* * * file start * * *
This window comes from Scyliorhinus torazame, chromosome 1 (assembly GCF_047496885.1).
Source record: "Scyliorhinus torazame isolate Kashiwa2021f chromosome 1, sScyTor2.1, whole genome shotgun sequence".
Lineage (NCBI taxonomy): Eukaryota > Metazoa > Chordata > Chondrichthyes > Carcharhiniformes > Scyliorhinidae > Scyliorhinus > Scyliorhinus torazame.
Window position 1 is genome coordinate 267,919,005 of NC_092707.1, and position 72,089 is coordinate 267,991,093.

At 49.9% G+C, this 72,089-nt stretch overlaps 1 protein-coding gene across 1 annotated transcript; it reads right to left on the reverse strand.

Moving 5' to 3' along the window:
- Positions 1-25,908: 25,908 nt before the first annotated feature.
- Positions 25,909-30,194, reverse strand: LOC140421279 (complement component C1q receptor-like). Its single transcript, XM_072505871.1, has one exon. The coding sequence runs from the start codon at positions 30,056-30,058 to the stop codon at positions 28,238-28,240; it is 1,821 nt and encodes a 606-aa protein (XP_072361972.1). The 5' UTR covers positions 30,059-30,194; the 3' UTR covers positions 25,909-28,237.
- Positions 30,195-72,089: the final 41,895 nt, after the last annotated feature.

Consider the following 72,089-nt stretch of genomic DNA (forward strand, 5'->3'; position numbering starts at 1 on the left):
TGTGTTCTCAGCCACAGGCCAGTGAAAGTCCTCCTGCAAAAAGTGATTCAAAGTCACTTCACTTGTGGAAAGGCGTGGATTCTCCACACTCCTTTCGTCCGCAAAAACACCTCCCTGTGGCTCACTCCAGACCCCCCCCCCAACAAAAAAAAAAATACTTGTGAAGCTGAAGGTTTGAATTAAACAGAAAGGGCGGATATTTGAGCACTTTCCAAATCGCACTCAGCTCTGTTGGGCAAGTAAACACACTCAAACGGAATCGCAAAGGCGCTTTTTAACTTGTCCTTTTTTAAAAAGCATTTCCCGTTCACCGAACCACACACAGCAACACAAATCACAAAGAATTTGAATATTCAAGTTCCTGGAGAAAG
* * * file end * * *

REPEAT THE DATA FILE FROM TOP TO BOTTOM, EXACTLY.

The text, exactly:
This window comes from Scyliorhinus torazame, chromosome 1 (assembly GCF_047496885.1).
Source record: "Scyliorhinus torazame isolate Kashiwa2021f chromosome 1, sScyTor2.1, whole genome shotgun sequence".
Lineage (NCBI taxonomy): Eukaryota > Metazoa > Chordata > Chondrichthyes > Carcharhiniformes > Scyliorhinidae > Scyliorhinus > Scyliorhinus torazame.
Window position 1 is genome coordinate 267,919,005 of NC_092707.1, and position 72,089 is coordinate 267,991,093.

At 49.9% G+C, this 72,089-nt stretch overlaps 1 protein-coding gene across 1 annotated transcript; it reads right to left on the reverse strand.

Moving 5' to 3' along the window:
- Positions 1-25,908: 25,908 nt before the first annotated feature.
- Positions 25,909-30,194, reverse strand: LOC140421279 (complement component C1q receptor-like). Its single transcript, XM_072505871.1, has one exon. The coding sequence runs from the start codon at positions 30,056-30,058 to the stop codon at positions 28,238-28,240; it is 1,821 nt and encodes a 606-aa protein (XP_072361972.1). The 5' UTR covers positions 30,059-30,194; the 3' UTR covers positions 25,909-28,237.
- Positions 30,195-72,089: the final 41,895 nt, after the last annotated feature.

Consider the following 72,089-nt stretch of genomic DNA (forward strand, 5'->3'; position numbering starts at 1 on the left):
TGTGTTCTCAGCCACAGGCCAGTGAAAGTCCTCCTGCAAAAAGTGATTCAAAGTCACTTCACTTGTGGAAAGGCGTGGATTCTCCACACTCCTTTCGTCCGCAAAAACACCTCCCTGTGGCTCACTCCAGACCCCCCCCCCAACAAAAAAAAAAATACTTGTGAAGCTGAAGGTTTGAATTAAACAGAAAGGGCGGATATTTGAGCACTTTCCAAATCGCACTCAGCTCTGTTGGGCAAGTAAACACACTCAAACGGAATCGCAAAGGCGCTTTTTAACTTGTCCTTTTTTAAAAAGCATTTCCCGTTCACCGAACCACACACAGCAACACAAATCACAAAGAATTTGAATATTCAAGTTCCTGGAGAAAG